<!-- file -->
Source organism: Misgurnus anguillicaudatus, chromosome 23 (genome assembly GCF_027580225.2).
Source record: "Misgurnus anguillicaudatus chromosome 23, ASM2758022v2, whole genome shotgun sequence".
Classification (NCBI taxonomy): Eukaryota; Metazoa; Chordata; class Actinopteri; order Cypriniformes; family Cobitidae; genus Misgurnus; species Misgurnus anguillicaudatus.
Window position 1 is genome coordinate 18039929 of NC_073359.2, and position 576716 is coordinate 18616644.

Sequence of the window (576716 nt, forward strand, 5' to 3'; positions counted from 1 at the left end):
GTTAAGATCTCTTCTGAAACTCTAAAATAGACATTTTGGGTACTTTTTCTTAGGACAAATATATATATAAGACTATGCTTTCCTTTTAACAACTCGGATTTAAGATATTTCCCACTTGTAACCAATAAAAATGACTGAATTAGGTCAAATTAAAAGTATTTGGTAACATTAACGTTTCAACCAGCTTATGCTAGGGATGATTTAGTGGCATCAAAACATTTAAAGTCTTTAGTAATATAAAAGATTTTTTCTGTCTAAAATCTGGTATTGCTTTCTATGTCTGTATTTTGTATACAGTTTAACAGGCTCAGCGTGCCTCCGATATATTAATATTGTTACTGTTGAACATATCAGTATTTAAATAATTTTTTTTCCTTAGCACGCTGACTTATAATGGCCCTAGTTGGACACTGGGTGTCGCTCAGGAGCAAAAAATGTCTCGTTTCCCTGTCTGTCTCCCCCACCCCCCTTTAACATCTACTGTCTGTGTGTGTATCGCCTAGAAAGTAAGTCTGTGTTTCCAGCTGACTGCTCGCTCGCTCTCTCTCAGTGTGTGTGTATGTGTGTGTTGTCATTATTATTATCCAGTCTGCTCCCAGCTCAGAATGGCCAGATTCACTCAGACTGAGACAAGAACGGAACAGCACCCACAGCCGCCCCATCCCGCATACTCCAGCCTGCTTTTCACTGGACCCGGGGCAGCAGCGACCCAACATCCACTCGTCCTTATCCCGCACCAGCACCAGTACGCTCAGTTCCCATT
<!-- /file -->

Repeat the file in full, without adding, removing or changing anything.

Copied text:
Source organism: Misgurnus anguillicaudatus, chromosome 23 (genome assembly GCF_027580225.2).
Source record: "Misgurnus anguillicaudatus chromosome 23, ASM2758022v2, whole genome shotgun sequence".
Classification (NCBI taxonomy): Eukaryota; Metazoa; Chordata; class Actinopteri; order Cypriniformes; family Cobitidae; genus Misgurnus; species Misgurnus anguillicaudatus.
Window position 1 is genome coordinate 18039929 of NC_073359.2, and position 576716 is coordinate 18616644.

Sequence of the window (576716 nt, forward strand, 5' to 3'; positions counted from 1 at the left end):
GTTAAGATCTCTTCTGAAACTCTAAAATAGACATTTTGGGTACTTTTTCTTAGGACAAATATATATATAAGACTATGCTTTCCTTTTAACAACTCGGATTTAAGATATTTCCCACTTGTAACCAATAAAAATGACTGAATTAGGTCAAATTAAAAGTATTTGGTAACATTAACGTTTCAACCAGCTTATGCTAGGGATGATTTAGTGGCATCAAAACATTTAAAGTCTTTAGTAATATAAAAGATTTTTTCTGTCTAAAATCTGGTATTGCTTTCTATGTCTGTATTTTGTATACAGTTTAACAGGCTCAGCGTGCCTCCGATATATTAATATTGTTACTGTTGAACATATCAGTATTTAAATAATTTTTTTTCCTTAGCACGCTGACTTATAATGGCCCTAGTTGGACACTGGGTGTCGCTCAGGAGCAAAAAATGTCTCGTTTCCCTGTCTGTCTCCCCCACCCCCCTTTAACATCTACTGTCTGTGTGTGTATCGCCTAGAAAGTAAGTCTGTGTTTCCAGCTGACTGCTCGCTCGCTCTCTCTCAGTGTGTGTGTATGTGTGTGTTGTCATTATTATTATCCAGTCTGCTCCCAGCTCAGAATGGCCAGATTCACTCAGACTGAGACAAGAACGGAACAGCACCCACAGCCGCCCCATCCCGCATACTCCAGCCTGCTTTTCACTGGACCCGGGGCAGCAGCGACCCAACATCCACTCGTCCTTATCCCGCACCAGCACCAGTACGCTCAGTTCCCATT